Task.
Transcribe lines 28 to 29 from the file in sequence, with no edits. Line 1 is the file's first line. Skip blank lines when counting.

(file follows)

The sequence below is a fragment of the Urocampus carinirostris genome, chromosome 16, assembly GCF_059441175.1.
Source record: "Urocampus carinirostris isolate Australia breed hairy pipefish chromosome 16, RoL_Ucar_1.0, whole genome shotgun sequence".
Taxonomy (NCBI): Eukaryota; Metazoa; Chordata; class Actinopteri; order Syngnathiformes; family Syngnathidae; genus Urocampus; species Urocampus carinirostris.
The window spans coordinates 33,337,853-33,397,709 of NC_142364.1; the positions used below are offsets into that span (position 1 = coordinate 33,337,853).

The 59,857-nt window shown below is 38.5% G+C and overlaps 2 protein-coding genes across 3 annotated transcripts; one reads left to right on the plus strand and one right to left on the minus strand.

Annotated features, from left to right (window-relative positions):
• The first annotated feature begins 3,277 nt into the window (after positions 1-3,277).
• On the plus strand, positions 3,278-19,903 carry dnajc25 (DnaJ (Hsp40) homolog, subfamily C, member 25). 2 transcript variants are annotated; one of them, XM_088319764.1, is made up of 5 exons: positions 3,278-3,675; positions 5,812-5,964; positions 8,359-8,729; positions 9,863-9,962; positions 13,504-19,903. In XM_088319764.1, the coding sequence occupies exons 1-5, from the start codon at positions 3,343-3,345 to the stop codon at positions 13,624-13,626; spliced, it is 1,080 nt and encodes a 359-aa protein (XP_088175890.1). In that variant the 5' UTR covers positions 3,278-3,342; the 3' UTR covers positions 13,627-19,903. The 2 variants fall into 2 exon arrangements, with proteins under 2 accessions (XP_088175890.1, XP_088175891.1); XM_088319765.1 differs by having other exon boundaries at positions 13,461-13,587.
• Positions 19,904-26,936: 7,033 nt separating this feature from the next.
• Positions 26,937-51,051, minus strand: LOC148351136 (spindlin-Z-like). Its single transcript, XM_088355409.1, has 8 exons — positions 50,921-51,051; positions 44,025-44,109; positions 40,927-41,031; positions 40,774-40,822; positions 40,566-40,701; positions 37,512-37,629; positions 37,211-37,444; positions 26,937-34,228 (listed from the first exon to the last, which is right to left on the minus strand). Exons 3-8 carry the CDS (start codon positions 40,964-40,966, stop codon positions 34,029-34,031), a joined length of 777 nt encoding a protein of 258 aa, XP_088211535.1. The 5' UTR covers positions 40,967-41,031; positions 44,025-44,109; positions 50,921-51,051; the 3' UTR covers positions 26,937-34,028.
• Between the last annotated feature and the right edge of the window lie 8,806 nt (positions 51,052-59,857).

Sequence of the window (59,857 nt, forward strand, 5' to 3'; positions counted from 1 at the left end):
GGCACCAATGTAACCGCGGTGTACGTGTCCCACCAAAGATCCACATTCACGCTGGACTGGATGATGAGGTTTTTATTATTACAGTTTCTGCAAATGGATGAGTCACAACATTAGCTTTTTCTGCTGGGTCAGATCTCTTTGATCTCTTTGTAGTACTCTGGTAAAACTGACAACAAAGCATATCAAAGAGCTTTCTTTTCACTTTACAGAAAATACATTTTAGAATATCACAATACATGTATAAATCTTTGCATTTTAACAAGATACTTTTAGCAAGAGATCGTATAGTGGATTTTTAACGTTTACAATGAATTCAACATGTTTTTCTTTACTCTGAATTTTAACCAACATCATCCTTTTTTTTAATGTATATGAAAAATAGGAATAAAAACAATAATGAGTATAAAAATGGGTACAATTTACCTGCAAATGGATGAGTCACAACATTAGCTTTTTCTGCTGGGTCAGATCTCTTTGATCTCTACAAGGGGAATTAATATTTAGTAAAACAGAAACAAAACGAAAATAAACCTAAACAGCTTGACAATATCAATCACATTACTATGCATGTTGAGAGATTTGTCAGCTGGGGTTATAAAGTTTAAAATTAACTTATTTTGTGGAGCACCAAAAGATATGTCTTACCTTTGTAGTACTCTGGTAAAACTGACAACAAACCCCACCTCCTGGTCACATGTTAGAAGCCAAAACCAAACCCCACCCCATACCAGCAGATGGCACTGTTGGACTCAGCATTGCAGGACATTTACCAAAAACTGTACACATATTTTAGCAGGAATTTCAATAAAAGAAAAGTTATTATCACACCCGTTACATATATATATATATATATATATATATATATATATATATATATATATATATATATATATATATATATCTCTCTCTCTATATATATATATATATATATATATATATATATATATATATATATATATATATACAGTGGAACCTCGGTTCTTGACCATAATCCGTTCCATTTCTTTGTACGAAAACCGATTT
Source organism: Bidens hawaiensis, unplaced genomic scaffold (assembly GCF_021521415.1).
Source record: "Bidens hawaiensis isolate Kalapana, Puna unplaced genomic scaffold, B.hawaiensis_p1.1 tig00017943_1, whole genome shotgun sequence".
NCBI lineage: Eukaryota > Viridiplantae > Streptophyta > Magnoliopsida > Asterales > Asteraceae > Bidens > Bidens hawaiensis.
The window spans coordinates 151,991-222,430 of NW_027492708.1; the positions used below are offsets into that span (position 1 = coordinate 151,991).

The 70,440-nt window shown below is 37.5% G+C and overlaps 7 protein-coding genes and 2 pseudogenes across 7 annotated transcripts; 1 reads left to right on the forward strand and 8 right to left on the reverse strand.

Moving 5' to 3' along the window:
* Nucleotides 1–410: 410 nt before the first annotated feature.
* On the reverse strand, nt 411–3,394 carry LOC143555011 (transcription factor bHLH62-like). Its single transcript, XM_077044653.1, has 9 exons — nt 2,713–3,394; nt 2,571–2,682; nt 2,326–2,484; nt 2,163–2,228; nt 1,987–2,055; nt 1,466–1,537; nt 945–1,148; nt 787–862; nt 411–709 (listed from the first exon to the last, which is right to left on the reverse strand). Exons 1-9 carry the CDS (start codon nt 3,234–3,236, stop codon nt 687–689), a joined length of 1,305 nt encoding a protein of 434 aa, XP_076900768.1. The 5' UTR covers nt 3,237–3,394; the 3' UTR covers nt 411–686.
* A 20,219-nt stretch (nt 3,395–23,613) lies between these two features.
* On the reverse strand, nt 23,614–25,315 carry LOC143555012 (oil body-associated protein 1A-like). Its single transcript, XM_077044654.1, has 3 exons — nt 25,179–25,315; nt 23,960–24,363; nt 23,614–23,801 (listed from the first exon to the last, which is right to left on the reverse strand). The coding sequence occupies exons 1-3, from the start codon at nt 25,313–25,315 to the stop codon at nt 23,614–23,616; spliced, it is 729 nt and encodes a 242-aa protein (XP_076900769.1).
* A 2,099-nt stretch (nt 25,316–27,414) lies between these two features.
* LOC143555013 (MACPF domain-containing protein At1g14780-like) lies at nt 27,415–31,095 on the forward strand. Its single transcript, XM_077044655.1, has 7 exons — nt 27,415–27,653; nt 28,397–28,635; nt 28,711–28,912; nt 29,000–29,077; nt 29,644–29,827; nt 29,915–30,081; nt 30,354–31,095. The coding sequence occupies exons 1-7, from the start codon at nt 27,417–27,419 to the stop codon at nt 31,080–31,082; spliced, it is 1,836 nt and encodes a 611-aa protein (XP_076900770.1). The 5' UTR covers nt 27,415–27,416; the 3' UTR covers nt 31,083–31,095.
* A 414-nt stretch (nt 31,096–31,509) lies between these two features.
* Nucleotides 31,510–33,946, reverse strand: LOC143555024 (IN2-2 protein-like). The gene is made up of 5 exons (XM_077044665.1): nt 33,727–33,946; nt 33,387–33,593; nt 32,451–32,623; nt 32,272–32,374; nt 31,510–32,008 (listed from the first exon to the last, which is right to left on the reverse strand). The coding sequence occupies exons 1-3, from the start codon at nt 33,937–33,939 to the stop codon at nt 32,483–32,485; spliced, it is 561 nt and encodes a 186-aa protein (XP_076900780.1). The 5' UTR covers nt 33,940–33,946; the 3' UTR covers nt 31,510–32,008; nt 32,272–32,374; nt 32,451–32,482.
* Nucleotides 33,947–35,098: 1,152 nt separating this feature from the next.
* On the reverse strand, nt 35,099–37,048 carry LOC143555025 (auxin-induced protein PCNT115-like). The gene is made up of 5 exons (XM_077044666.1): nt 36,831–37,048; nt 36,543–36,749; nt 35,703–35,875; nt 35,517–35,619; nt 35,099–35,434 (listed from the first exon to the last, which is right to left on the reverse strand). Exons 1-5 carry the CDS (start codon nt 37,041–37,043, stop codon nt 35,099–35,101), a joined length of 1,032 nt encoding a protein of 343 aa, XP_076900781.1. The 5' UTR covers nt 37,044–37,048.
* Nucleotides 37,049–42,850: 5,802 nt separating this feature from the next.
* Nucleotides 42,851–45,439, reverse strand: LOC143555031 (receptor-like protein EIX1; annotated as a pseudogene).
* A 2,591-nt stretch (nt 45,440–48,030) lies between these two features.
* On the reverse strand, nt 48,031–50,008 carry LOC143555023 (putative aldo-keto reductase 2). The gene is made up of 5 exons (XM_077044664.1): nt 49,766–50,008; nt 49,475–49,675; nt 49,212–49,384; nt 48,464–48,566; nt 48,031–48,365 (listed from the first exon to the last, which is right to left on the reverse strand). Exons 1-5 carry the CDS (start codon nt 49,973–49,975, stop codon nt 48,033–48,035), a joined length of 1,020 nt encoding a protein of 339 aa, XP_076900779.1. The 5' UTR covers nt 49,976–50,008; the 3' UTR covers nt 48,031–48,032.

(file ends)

* Nucleotides 33,947–35,098: 1,152 nt separating this feature from the next.
* On the reverse strand, nt 35,099–37,048 carry LOC143555025 (auxin-induced protein PCNT115-like). The gene is made up of 5 exons (XM_077044666.1): nt 36,831–37,048; nt 36,543–36,749; nt 35,703–35,875; nt 35,517–35,619; nt 35,099–35,434 (listed from the first exon to the last, which is right to left on the reverse strand). Exons 1-5 carry the CDS (start codon nt 37,041–37,043, stop codon nt 35,099–35,101), a joined length of 1,032 nt encoding a protein of 343 aa, XP_076900781.1. The 5' UTR covers nt 37,044–37,048.